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NURS 1220 – Urinary System Physiology Theory Exam Review

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What determines the Effective Filtration Pressure in the glomerular filtration process?

Glomerular Hydrostatic Pressure (GHP) and Capsular Colloid Osmotic Pressure (CCOP)

What is one of the factors that can affect Glomerular Filtration Rate (GFR)?

Changes in blood pressure

Which cells release renin and trigger the Renin-Angiotensin-Aldosterone System (RAAS)?

Macula densa cells

What substances are primarily reabsorbed in the Proximal Convoluted Tubule (PCT)?

Glucose and amino acids

Which hormones control the reabsorption of water, sodium, and bicarbonate in the Distal Convoluted Tubule (DCT) and Collecting Duct?

Antidiuretic hormone (ADH) and aldosterone

Which mechanism is responsible for creating the medullary osmotic gradient in the kidney?

Countercurrent multiplier

What is regulated by the Countercurrent Exchanger to maintain the medullary osmotic gradient?

$ ext{Na}^{+}$ reabsorption

'Renal Clearance' primarily refers to the ability of the kidneys to:

$ ext{Urea}$ excretion

What is the function of the accessory glands in the male reproductive system?

Secretion of seminal fluid components

Which structure is involved in the neural control of the sexual response in males?

Ejaculatory duct

What is the primary function of the ovaries in the female reproductive system?

Production of estrogen and progesterone

Which structure is involved in pregnancy maintenance and hormone production in females?

Corpus luteum

In genetics, what does the term 'allele' refer to?

A specific form of a gene located on a chromosome

What is the outcome of incomplete dominance in genetic inheritance?

Both alleles are equally expressed, resulting in a blend

Which factor determines an individual's blood group in multiple-allele inheritance?

'Multiple' alleles interacting to determine blood type

'Polygenic' vs. 'complex' inheritance primarily differs in which aspect?

'Complex' traits exhibit continuous variation, while 'polygenic' traits do not

'XY vs. XX' karyotypes are commonly associated with determining which genetic factor?

'Haploid' vs. 'diploid' chromosome numbers

What is the primary hormone responsible for regulating water gain by acting on the kidneys?

Renin

Which of the following is a common symptom associated with the activation of thirst centers in the body for regulating water gain?

Dry mouth

What is a possible cause of hyponatremia, a condition characterized by low sodium levels in the blood?

Water intoxication

Which of the following hormones plays a crucial role in regulating potassium levels in the body?

Aldosterone

In respiratory compensation, how does the body regulate pH during acidosis?

By hyperventilating to decrease CO2 levels in the blood

Which of these buffer systems plays a significant role in maintaining pH balance within cells?

Protein buffer system

What type of fluid imbalance is characterized by swelling due to excess fluid in the interstitial spaces?

Edema

Which mechanism primarily creates the medullary osmotic gradient in the kidney?

Passive diffusion of urea and water

What condition is characterized by low sodium levels in the blood and can be caused by excessive water intake?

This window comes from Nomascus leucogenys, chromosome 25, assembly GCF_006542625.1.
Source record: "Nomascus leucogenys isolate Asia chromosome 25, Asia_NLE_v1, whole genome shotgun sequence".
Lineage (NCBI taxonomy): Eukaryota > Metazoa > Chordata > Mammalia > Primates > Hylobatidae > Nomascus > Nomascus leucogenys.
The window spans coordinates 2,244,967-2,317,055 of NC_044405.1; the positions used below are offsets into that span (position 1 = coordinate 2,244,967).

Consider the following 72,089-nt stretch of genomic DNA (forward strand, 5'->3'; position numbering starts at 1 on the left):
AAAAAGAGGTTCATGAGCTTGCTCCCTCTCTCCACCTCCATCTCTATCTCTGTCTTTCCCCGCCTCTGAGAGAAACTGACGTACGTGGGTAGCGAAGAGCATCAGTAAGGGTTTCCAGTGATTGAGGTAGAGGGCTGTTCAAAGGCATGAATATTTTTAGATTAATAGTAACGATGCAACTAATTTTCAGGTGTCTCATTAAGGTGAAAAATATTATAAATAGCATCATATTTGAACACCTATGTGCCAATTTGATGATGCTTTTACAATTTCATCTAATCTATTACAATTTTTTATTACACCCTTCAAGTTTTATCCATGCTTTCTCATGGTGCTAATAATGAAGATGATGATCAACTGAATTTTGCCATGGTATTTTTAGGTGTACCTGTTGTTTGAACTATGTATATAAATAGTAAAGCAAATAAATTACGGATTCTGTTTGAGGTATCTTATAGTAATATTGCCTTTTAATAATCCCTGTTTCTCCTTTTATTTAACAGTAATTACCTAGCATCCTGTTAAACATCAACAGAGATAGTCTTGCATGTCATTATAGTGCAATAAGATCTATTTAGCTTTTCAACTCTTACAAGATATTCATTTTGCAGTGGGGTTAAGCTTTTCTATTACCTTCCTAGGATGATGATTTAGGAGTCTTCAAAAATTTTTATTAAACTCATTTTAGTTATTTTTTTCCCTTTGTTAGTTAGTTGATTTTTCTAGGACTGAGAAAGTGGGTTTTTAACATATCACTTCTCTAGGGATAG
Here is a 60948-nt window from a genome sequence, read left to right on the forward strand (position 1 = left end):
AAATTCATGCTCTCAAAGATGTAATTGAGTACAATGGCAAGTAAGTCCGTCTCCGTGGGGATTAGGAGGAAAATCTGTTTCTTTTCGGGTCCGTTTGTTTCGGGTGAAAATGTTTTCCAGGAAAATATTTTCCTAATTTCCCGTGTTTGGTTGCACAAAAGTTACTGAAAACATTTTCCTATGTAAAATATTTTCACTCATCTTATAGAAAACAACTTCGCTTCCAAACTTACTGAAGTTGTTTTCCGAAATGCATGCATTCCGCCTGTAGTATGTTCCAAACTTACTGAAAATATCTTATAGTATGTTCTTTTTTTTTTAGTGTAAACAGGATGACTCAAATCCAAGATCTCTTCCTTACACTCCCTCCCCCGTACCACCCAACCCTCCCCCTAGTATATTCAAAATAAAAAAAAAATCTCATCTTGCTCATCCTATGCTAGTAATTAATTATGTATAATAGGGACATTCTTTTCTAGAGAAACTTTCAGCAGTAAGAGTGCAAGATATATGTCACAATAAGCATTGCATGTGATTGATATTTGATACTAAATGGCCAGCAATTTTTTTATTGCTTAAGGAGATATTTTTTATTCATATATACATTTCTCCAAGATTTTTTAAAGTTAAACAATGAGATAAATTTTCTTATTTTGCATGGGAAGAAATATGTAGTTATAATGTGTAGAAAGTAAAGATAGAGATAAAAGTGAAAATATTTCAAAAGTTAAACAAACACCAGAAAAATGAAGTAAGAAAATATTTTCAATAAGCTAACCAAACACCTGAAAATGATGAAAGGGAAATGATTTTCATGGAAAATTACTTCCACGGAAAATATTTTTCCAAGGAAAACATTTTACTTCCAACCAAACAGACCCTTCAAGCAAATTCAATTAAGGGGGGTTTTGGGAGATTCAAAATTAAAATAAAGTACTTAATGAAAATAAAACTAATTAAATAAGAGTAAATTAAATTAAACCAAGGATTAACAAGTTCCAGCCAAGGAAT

Hyponatremia

What process is responsible for swelling in the interstitial spaces due to excess fluid?

Edema

Which hormone primarily regulates water gain by acting on the kidneys and promoting water reabsorption?

Antidiuretic Hormone (ADH)

What is a common symptom associated with the activation of osmoreceptors in the body for regulating water balance?

Increased thirst

What is the primary function of Buffer systems like protein, phosphate, and carbonic acid/bicarbonate in the human body?

Maintaining pH balance

What is one of the main factors controlled by three hormones - renin, aldosterone, and ADH - to maintain sodium levels in the body?

Blood volume

How does respiratory compensation regulate pH during acidosis?

By retaining carbon dioxide

What structures are part of the male reproductive system accessory glands?

Seminal vesicles, prostate gland, bulbourethral gland

What is the primary hormone responsible for regulating potassium levels in the body?

Aldosterone

Which of the following structures is involved in pregnancy maintenance and hormone production in females?

Ovaries

What is the difference between genotype and phenotype?

Genotype refers to inherited genes, while phenotype refers to observable traits.

Which factor determines an individual's blood group in multiple-allele inheritance?

ABO gene

What is the outcome of incomplete dominance in genetic inheritance?

A new phenotype is produced that is a blend of the parental phenotypes.

Which structures make up the interstitial cells in males?

Testes, epididymis, vas deferens

What represents a haploid cell number?

23 chromosomes

What does polygenic inheritance primarily involve?

Multiple genes each contributing to a different trait.

What determines the Glomerular Filtration Rate (GFR) of the kidneys?

Afferent and efferent arteriole diameter

Which cells are responsible for releasing renin triggering the Renin-Angiotensin-Aldosterone System (RAAS)?

Macula densa cells

What do the Tubular Reabsorption processes primarily involve in the Proximal Convoluted Tubule (PCT)?

Organic nutrients and water-soluble vitamins

Which mechanism contributes to the regulation of Glomerular Filtration Rate (GFR) by responding to sodium chloride levels in the distal nephron?

Tubuloglomerular Feedback

Which process involves the control of water, sodium, and bicarbonate reabsorption in the DCT and Collecting Duct?

Tubular Reabsorption

What is the primary function of the Countercurrent Exchanger in renal physiology?

Creating medullary osmotic gradient

What mechanism contributes to the regulation of water loss in the body through sweating, exhalation, and urinary salts?

Aldosterone effects